Employee to Entrepreneur: Tips Before You Switch

Entrepreneurship is on the rise and it’s more accessible than we’ve ever seen before. Today’s economy has given birth to a new wave of innovators and creators, and most of those individuals have innovated and created in tandem to full-time employment.

  • Drybar, now a $100 million operation, was first launched by a stay-at-home-mom, who found time between naps and infant feedings to start a business with just a hairbrush and a blow dryer.
  • Carol’s Daughter was created by a full-time working mom, who created and sold beauty products from her Brooklyn apartment kitchen before ever opening her first storefront. Lisa Price took her desire to offer better multi-cultural products and converted it into a thriving business that eventually sold to L’Oréal for an undisclosed amount.

The faces and founders behind these mega-brands didn’t birth their businesses overnight, nor did they experience immediate success. Like many budding entrepreneurs, they built the foundational elements of their business slowly, operating as both employee and entrepreneur.

What’s the smartest way to transition from salaried employee to full-time, self-employed entrepreneur? The answer is complex, and it requires elements of business you may have yet to consider.

Understand your why

Understanding and connecting to our “why” helps provide everyday focus. That connection – what allows you to see beyond day-to-day tasks – is the key to being able to withstand the moments of high stress and slow financial growth. Take the time now and outline your motives and drivers, that which you are most passionate about and willing to make sacrifices for to ensure your business succeeds.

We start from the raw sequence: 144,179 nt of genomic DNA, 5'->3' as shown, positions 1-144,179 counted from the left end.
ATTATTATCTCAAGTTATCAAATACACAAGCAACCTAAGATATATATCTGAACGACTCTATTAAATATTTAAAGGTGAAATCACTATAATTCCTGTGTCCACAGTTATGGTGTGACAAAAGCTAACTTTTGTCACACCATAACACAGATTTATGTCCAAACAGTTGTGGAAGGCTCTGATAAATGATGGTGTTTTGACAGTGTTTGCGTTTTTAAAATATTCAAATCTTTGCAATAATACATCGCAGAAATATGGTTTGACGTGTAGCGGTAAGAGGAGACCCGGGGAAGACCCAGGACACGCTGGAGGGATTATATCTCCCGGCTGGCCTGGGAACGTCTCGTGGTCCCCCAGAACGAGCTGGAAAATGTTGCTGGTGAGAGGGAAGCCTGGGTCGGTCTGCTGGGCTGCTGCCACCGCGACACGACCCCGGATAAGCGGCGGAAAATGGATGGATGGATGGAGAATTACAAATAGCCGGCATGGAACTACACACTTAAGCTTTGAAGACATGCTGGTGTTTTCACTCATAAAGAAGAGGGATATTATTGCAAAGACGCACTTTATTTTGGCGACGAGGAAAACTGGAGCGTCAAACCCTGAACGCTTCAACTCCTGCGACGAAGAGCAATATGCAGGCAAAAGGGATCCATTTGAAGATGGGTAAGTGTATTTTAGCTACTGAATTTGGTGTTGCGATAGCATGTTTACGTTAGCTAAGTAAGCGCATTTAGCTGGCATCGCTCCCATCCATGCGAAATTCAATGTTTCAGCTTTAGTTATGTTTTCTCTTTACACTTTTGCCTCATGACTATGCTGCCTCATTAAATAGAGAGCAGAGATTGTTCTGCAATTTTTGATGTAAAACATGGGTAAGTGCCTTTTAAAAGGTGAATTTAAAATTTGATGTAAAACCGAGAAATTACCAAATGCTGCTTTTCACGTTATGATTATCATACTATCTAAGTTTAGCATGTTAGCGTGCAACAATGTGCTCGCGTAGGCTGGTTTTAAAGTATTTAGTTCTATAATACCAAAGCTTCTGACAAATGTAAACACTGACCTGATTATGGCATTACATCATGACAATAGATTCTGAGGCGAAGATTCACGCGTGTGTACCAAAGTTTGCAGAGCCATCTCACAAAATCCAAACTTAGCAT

Prepare for being the boss now

Most entrepreneurs have an innate desire to lead and feel comfortable at the idea of being in charge. That’s a valuable trait, but the idea of leadership is different than the reality itself. The feeling of not having to answer to someone else may sound great, but that will never be a reality, especially as entrepreneur. Being at the top means you are responsible for answering to everyone – your employees, the government, financial institutions and the general public. At the end of the day, you are the face of the organization, which adds a completely different level of pressure and responsibility.

Start slow, but dream big

Having an idea is great, but don’t quit your day job on an idea alone. Take time to carefully think through your next steps. Be purposeful and conduct adequate research on what it will take to build this concept into a business, and then create a business plan that will guide you forward. Then evaluate the market and test that evaluation to better measure the likelihood that your idea will convert.

Yes, you should take a leap of faith. You should absolutely bet on yourself and be bold, but do your due diligence first. Get comfortable with building your business in stages. That gradual process, while it feels slow, will actually help you reduce risk and achieve success faster.

Set a timeline and commit

You are doing the hard work now, diligently preparing your business on the sidelines of full-time employment. But your likelihood of actually stepping away from salaried employment will continue to lessen if you do not hold yourself accountable for the transition.

Outline everything you need to complete or accomplish before transitioning. Determine how long those accomplishments will take, and then set a deadline for yourself to leave the employee status behind. Setting a deadline is a tangible reminder that time is continuously passing us by, and will help serve as a marker and driver for the goals you are chasing.

Surround yourself with smart people

You are on a journey filled with unknowns. You don’t have to know it all, and you never will. The best thing you can do is embrace the journey ahead and build a bench of smart leaders who’ve gone before. Don’t hesitate to lean on others, ask for advice and admit your shortcomings.

Remember, there is a difference between taking a risk, and then taking a calculated risk. Do the hard work now, and you’ll feel more confident about entrepreneurship and your chances for success.

Leave a Reply

Your email address will not be published. Required fields are marked *